Psychologically, there is an opportunity for either or both of these brands to introduce more creative fonts within the showrooms. When people exert greater effort processing information, they encode the memory in greater detail. So not only would obscure fonts enhance the perceived uniqueness of each brand, but they’d also create a stronger memory of that brand.

Which brand in your category has the most effective font?



Specifically looking at how the prices were communicated BMW scored 24% and Mercedes Benz 31%. The techniques these showrooms used to display car prices is frankly, poor! There are many opportunities to make the car prices psychologically more appealing and less visually ‘painful’. From the location of the price on or by the product, to how the price is written and right down to the physical colour and shape the prices message itself. For example, Human judgements of numerical differences are disproportionately anchored to the left-most digit. ‘Reduced from £31,000 to £29,000’ is psychologically perceived as being a better deal than a price cut from ‘£29,000 to £26,000’. All because of left-digit bias.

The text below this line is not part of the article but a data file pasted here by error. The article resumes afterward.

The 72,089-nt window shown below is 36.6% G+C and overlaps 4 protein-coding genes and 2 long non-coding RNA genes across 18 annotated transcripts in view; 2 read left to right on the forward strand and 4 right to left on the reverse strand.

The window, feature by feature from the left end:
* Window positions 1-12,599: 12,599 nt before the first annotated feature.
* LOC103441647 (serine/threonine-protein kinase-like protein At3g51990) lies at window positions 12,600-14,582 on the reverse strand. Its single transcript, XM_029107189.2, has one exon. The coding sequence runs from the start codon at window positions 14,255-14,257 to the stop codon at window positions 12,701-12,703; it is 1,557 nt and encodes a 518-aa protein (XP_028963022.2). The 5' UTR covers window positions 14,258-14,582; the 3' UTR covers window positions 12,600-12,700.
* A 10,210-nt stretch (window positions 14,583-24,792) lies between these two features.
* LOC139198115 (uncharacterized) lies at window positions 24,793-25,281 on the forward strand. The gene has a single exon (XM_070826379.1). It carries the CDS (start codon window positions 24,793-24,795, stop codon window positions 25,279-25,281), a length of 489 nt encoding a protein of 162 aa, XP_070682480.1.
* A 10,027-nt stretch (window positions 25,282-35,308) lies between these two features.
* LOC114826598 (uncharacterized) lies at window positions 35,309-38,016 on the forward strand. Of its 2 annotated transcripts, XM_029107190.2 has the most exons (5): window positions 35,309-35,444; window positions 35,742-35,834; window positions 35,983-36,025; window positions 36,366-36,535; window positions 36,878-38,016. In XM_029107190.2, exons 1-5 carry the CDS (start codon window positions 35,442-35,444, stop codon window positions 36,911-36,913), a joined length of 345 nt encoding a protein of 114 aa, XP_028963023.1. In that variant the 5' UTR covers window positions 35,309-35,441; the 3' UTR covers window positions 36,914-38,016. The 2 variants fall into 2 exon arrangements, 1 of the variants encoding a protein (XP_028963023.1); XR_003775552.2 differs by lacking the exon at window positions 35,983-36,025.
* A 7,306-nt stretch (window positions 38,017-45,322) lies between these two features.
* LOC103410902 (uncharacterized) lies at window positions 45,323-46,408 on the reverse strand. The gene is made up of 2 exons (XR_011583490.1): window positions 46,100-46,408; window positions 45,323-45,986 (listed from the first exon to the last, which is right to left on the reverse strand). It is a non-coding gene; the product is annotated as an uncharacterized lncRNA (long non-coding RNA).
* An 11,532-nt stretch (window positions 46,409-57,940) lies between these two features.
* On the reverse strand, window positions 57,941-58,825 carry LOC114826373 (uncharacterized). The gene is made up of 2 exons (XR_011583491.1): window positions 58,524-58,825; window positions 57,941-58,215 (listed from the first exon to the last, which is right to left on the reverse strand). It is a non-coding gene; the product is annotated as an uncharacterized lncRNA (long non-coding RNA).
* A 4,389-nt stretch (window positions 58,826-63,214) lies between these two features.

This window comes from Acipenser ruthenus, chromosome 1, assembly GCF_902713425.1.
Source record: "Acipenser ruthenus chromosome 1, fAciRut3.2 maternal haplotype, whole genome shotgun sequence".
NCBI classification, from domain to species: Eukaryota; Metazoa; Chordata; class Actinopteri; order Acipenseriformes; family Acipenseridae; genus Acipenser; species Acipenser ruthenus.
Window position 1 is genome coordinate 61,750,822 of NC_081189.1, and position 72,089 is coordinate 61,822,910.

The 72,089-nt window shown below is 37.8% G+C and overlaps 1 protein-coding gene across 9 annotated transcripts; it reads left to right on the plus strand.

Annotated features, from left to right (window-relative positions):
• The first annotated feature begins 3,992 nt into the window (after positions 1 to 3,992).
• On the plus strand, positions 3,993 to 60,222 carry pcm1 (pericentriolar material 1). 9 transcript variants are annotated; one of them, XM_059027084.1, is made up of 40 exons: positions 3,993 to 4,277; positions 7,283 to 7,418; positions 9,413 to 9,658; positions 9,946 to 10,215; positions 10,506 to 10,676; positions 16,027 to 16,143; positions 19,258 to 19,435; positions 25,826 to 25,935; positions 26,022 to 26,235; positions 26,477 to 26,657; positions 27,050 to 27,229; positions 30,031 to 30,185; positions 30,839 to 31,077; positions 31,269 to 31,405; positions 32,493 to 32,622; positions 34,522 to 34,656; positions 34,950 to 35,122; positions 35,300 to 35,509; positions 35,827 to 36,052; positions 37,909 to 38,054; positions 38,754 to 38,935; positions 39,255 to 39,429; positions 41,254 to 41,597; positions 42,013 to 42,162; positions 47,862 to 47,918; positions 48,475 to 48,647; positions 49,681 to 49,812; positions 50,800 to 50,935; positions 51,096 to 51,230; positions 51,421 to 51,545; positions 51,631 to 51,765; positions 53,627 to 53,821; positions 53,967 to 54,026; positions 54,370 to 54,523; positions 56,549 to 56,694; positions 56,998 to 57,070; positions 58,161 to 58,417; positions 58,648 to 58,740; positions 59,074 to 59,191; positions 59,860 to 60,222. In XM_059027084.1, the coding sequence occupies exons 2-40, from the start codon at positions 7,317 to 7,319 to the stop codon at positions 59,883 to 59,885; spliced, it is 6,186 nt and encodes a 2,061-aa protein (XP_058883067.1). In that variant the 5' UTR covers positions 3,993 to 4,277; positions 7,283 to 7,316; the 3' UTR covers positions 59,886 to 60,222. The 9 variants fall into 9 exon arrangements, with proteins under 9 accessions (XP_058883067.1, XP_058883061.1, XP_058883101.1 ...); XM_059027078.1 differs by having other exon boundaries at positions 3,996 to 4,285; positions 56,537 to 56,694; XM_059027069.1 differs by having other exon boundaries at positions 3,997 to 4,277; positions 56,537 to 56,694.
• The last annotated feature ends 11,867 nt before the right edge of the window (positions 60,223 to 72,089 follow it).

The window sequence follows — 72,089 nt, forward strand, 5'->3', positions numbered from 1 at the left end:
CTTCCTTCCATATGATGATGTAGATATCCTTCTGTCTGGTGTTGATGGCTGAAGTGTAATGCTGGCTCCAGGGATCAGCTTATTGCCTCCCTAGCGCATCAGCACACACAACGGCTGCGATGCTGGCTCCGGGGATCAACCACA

What does the way the price is communcated say about your brand?


What about the non-price related numbers used by each of the brands? Car showrooms have plenty of numbers in them. The psychological scores were BMW 32%, Mercedes Benz 30%. Neither BMW nor Mercedes Benz appear to be strategic with locations of customer facing numbers at all. Take a look at the following (and this is the order it is presented in too. BMW 7-Series RRP: From £60,360, Dimensions: 5,098-5,248 mm L x 1,902 mm W x 1,478-1,485 mm H, Kerb weight: 1,800 to 2,255 kg, Fuel economy: 22-61 mpg combined (15-52 city, 29-67 highway), Max speed: 152.2 to 155.3 mph.

The biggest number in the spec details I’ve just shown you? The price, by some margin (not good for selling value for money). The smallest number was fuel economy related. Believe it or not, the psychological take out is a very expensive car with poor fuel economy, oh and by the way, it’s a certain size (no context) and weighs a bit too.